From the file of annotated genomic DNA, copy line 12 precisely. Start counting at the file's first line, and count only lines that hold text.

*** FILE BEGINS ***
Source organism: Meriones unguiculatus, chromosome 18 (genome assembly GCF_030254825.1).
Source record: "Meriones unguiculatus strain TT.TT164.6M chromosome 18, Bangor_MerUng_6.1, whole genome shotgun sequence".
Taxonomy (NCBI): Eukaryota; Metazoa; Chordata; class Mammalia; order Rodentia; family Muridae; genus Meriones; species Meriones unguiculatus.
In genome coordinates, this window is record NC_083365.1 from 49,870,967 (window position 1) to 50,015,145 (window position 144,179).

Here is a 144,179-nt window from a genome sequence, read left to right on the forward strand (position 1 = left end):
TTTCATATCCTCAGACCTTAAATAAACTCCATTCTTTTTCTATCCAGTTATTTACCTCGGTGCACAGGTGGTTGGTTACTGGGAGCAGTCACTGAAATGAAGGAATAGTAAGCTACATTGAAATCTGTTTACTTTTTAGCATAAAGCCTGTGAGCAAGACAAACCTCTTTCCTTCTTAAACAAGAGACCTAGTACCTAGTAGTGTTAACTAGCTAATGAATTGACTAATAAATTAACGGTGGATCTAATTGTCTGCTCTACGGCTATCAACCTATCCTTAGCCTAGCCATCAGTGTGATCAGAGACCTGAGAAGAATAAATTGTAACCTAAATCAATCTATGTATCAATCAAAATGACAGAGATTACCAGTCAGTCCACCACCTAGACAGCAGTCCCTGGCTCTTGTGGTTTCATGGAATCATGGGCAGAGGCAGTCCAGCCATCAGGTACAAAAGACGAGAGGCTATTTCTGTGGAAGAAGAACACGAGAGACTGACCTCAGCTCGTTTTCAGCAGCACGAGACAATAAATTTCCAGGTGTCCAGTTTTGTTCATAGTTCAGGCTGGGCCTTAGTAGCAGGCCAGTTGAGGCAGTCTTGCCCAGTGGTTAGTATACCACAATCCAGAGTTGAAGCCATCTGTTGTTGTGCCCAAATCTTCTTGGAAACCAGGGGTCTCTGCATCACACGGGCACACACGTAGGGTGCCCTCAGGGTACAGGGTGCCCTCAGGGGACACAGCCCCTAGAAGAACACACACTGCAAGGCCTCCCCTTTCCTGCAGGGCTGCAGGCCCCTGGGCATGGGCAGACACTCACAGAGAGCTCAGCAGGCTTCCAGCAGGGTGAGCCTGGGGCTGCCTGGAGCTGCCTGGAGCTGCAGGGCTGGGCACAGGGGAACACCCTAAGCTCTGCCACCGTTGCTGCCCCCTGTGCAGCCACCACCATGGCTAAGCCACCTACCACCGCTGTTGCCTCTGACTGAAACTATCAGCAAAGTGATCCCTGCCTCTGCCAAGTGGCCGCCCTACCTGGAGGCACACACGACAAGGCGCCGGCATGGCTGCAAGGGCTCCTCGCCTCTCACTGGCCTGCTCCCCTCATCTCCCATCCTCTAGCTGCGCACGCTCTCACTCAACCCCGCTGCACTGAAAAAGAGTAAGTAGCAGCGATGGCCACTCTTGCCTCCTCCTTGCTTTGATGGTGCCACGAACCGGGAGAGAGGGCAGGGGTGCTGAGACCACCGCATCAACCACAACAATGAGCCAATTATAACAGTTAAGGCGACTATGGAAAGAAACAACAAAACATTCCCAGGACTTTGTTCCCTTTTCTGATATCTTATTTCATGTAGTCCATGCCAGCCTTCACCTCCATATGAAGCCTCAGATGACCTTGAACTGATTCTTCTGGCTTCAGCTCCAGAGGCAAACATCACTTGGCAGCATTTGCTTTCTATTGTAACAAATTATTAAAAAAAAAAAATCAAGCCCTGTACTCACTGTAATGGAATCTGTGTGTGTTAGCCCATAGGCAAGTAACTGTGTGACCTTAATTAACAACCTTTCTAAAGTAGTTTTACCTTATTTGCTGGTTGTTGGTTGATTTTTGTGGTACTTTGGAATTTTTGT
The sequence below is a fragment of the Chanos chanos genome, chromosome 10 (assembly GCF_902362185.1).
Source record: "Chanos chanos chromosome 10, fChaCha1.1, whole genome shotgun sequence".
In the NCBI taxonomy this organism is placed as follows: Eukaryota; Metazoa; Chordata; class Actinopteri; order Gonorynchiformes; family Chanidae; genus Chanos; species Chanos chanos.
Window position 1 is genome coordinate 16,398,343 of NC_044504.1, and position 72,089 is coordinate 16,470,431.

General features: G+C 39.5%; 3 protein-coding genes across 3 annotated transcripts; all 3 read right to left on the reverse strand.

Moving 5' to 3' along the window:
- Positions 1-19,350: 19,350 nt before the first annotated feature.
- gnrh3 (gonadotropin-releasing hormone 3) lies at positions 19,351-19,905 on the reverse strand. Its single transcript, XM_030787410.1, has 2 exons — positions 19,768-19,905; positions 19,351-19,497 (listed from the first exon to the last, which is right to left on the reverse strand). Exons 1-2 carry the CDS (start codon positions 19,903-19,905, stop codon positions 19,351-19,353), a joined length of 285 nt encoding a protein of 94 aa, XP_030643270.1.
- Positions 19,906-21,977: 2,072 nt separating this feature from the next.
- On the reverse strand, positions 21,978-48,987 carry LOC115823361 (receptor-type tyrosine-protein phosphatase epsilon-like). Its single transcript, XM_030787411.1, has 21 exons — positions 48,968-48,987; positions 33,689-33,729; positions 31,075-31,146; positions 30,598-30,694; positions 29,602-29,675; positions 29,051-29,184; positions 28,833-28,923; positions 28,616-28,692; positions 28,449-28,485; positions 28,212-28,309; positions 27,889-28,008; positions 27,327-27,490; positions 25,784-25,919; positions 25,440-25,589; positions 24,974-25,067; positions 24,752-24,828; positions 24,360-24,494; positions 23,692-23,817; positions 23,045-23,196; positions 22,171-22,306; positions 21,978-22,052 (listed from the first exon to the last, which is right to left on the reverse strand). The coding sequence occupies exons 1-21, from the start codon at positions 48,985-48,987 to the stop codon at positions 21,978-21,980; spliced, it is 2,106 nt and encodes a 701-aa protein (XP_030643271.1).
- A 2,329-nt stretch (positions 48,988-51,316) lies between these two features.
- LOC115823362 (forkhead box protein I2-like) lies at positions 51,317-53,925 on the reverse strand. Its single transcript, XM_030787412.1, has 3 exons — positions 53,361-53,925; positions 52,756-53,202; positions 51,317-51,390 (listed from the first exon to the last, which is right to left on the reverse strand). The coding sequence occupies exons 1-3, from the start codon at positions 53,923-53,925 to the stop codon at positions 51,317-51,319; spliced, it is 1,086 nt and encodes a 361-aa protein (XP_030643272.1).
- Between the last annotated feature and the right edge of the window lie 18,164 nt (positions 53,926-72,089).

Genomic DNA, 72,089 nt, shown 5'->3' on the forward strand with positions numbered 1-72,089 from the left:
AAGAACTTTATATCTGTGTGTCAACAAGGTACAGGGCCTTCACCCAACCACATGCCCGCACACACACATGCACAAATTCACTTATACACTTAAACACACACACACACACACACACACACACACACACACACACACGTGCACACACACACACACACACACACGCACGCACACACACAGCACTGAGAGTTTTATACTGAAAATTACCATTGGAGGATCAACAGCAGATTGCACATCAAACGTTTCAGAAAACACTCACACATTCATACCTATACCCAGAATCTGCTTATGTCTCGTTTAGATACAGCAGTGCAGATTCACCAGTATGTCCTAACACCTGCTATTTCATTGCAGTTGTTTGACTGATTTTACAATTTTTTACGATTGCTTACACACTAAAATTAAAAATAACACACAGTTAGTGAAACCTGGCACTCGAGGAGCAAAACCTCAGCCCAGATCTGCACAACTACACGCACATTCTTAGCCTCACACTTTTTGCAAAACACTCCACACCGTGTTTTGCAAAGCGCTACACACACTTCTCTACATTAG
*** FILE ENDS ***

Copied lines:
Moving 5' to 3' along the window: